Wilairat Sirisoponsilp, Deputy Director-General of the Ministry of Transport’s Office of Transport and Traffic Policy and Planning (OTP), was in Phuket last week to announce absolutely nothing new; that the investment needed for the light-rail project now totalled B39.406 billion, and that the Patong tunnel project is forecast to cost B13.917bn. (See story here.)
Why Ms Wilairat was in Phuket to deliver that message in person, the same information that her subordinates gave freely while in Phuket on an inspection tour in January (see story here) was not explained.
Together the two projects are to cost a staggering B53.323bn.
To compare, the projected cost of building the Kra Canal is only B55 billion, and for that price you get a 135-kilometre-long canal excavated from Sikao in Trang, little over 100km in a direct line southeast of Phuket, to Ranode in Songkhla on the Gulf of Thailand. (See story here.)
More so, construction of the Kra Canal is projected to generate US$300 billion (more than B9.5 trillion) in its first 10 years, something the Patong Tunnel and light rail are very unlikely to achieve.
The budget blowouts for the light rail and the Patong Tunnel have been phenomenal, and officials seem set on keeping the inflated figures.
Transport Minister Lt Gen Arkhom Termpittayapaisith himself in March last year cited a budget of B31bn for the light rail (see story here), but only three months later the budget had jumped by B9bn to accommodate six underpasses that were deemed necessary to bring the project to fruition (see story here).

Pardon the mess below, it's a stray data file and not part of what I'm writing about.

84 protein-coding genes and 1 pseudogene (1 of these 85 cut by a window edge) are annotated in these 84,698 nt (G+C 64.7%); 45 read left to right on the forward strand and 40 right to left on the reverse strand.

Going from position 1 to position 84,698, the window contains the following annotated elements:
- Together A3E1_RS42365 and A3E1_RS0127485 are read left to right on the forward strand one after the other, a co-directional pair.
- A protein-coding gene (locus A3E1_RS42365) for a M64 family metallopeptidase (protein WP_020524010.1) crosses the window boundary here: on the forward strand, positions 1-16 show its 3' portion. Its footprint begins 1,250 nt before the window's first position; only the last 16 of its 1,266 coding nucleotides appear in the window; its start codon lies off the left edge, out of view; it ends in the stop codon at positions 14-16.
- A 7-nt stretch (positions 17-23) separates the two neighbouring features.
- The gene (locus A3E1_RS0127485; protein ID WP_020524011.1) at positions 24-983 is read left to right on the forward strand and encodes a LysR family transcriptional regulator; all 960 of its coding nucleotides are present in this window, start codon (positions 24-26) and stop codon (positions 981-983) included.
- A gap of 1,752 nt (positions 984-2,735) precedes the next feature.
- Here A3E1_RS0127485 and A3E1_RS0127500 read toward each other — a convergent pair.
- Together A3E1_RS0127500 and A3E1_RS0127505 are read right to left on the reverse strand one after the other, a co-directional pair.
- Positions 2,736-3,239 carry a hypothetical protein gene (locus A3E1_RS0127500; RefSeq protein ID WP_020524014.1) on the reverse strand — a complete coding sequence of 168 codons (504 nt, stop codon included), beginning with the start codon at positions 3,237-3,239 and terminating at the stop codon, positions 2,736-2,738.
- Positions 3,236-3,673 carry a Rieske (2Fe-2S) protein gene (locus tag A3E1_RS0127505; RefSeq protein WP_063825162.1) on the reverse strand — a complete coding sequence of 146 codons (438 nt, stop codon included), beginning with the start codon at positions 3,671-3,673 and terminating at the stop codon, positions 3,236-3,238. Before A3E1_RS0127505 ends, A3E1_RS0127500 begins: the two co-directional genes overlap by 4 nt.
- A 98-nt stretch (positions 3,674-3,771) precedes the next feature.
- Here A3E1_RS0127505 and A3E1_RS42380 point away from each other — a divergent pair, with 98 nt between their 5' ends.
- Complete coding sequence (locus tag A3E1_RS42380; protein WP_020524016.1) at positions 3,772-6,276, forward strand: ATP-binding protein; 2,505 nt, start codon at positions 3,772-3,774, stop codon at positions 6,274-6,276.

Compare that to the total B3.08bn spent on all five Phuket underpasses either already built or still under construction*. Yes light rail tunnels will cost more, but that much more?
And this is with no information on the actual estimated passenger movements, no counter-feasibility study to prove that an effective bus network is not a viable option, and not a peep about the “last mile” solution of how light-rail passengers will reach their homes or hotels from the stations. Surely the geniuses have figured out that the only high-density locale on the island is Patong, and the light rail is not going there.
And as the heavy rain earlier this week plainly highlighted, the bottlenecks on the bypass road and further south on Chao Fa West Rd caused by the pricey underpasses themselves will remain unaffected by the current plan to have the light rail travel along Chao Fa East Rd. Those traffic jams are here to stay, making the light rail only half a solution to Phuket’s traffic problems.
As for the Patong tunnel costing B8.231bn for the construction and a further B5.686bn for acquiring the land alone, we look forward to seeing the land acquisition register to see how much land was bought for that princely sum, yet it is difficult to believe that information will become available despite the government project being required by law to have all information publicly available.
You see, projects like these, including Thailand’s most expensive Welcome Gate at the north end of the island, are not “for the benefit of the people”, no matter how much the word “Pracharat” is bandied about. They serve just one purpose, and regular citizens just don’t factor in the equation.
And remember that these figures are in the billions of baht, where B100 million is just one digit difference in the first decimal place. What would you do with B100mn baht?
* Darasamut Underpass B600mn; Sam Kong Underpass B834mn; Bang Khu Underpass B600mn; Chalong Underpass B550mn; Airport-turnoff underpass; B500mn - See story here.